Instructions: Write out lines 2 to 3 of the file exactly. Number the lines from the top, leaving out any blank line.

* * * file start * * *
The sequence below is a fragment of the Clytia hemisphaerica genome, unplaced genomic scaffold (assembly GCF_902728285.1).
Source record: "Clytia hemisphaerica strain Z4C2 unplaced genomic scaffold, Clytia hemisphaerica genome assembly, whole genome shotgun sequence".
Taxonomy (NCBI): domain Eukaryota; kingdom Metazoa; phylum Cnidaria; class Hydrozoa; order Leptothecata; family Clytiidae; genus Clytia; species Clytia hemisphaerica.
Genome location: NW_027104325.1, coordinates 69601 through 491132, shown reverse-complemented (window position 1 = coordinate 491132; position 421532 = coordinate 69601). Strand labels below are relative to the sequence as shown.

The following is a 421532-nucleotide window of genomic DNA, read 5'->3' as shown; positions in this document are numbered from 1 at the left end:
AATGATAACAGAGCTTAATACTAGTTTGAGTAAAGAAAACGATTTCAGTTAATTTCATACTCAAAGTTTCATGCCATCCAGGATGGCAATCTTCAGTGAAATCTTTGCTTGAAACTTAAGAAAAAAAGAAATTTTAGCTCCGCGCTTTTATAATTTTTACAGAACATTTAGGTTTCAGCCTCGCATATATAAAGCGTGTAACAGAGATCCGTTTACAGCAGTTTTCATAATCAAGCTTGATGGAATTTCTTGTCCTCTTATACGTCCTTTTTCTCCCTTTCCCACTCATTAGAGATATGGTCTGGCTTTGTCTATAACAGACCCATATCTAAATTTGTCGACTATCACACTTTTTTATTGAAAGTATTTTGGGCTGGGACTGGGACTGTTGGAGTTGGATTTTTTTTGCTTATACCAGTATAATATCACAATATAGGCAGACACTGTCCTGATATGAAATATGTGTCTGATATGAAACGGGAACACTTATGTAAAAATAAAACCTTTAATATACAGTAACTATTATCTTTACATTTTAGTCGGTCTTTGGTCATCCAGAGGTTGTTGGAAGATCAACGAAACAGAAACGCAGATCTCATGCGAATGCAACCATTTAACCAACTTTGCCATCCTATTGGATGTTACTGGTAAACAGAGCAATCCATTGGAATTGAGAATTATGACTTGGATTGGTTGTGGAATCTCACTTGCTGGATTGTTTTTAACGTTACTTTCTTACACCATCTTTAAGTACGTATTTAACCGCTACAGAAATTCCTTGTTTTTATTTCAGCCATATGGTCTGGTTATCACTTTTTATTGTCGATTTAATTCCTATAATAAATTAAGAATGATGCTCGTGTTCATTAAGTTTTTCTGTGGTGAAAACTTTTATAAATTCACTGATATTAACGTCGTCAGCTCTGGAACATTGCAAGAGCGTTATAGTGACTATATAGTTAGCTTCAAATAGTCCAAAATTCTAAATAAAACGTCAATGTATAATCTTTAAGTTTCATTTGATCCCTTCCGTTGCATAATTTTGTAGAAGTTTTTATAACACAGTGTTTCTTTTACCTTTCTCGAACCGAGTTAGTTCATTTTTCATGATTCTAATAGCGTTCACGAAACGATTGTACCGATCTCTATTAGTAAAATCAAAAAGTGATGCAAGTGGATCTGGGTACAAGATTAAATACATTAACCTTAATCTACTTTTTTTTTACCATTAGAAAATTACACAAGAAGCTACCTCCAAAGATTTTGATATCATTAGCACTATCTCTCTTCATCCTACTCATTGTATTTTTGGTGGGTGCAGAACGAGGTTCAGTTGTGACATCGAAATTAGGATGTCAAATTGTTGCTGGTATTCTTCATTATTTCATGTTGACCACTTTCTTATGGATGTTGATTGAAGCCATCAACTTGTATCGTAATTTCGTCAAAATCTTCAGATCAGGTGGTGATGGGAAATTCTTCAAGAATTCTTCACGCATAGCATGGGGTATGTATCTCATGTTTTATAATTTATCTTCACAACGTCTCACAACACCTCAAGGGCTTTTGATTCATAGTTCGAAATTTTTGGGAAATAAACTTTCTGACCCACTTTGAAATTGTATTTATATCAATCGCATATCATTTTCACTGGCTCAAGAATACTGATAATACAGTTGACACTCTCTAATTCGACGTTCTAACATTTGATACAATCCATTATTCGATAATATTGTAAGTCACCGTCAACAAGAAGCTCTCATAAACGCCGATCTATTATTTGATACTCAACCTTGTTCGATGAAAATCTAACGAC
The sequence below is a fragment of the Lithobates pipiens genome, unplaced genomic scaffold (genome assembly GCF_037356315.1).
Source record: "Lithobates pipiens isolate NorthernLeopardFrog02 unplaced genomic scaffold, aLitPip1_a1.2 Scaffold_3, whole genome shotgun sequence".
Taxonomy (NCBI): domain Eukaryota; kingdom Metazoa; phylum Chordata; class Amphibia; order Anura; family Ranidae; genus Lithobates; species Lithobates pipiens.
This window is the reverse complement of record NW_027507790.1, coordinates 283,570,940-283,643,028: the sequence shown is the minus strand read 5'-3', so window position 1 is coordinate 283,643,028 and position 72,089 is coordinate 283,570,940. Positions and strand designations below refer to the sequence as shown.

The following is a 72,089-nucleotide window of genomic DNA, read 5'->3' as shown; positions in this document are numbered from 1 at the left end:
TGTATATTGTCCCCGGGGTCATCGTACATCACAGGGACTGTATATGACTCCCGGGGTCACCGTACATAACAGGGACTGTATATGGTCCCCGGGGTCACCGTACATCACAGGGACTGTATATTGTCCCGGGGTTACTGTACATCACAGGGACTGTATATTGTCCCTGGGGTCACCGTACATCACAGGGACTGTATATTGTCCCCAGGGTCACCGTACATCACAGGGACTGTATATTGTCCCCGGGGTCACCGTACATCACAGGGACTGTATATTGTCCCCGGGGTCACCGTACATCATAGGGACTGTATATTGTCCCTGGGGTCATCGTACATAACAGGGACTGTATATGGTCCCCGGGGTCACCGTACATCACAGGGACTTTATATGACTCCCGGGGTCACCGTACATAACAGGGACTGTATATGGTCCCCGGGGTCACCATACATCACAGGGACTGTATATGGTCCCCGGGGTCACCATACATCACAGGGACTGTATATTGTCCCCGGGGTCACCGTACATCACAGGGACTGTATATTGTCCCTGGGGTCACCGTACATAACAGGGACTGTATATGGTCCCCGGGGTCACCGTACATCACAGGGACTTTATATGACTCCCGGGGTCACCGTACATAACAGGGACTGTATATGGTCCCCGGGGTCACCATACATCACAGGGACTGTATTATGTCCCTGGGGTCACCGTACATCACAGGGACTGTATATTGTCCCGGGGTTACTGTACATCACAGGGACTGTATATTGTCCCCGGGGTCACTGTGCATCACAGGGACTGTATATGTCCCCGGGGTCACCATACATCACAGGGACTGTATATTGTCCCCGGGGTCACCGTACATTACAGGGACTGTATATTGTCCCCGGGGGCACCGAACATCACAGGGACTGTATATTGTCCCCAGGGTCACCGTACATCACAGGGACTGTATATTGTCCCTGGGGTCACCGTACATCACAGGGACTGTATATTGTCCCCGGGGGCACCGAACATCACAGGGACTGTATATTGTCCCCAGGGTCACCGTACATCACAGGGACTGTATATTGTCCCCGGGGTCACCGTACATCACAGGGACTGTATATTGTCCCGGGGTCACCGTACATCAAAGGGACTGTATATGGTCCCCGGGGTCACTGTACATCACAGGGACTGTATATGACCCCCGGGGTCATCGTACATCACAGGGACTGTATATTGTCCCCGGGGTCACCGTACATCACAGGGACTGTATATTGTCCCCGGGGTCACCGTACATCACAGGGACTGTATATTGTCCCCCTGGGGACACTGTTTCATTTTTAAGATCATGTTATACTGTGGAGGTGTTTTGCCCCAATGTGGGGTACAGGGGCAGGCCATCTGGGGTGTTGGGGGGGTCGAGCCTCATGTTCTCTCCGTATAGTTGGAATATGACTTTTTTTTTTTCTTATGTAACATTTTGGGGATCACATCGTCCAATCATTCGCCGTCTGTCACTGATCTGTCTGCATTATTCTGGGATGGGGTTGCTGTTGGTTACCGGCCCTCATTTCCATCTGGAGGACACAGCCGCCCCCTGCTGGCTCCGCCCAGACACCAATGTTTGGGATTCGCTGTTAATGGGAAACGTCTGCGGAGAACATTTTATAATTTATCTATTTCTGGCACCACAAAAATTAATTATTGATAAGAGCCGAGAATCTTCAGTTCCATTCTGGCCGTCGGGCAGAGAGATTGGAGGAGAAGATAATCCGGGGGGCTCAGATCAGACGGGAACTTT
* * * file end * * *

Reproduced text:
Source record: "Clytia hemisphaerica strain Z4C2 unplaced genomic scaffold, Clytia hemisphaerica genome assembly, whole genome shotgun sequence".
Taxonomy (NCBI): domain Eukaryota; kingdom Metazoa; phylum Cnidaria; class Hydrozoa; order Leptothecata; family Clytiidae; genus Clytia; species Clytia hemisphaerica.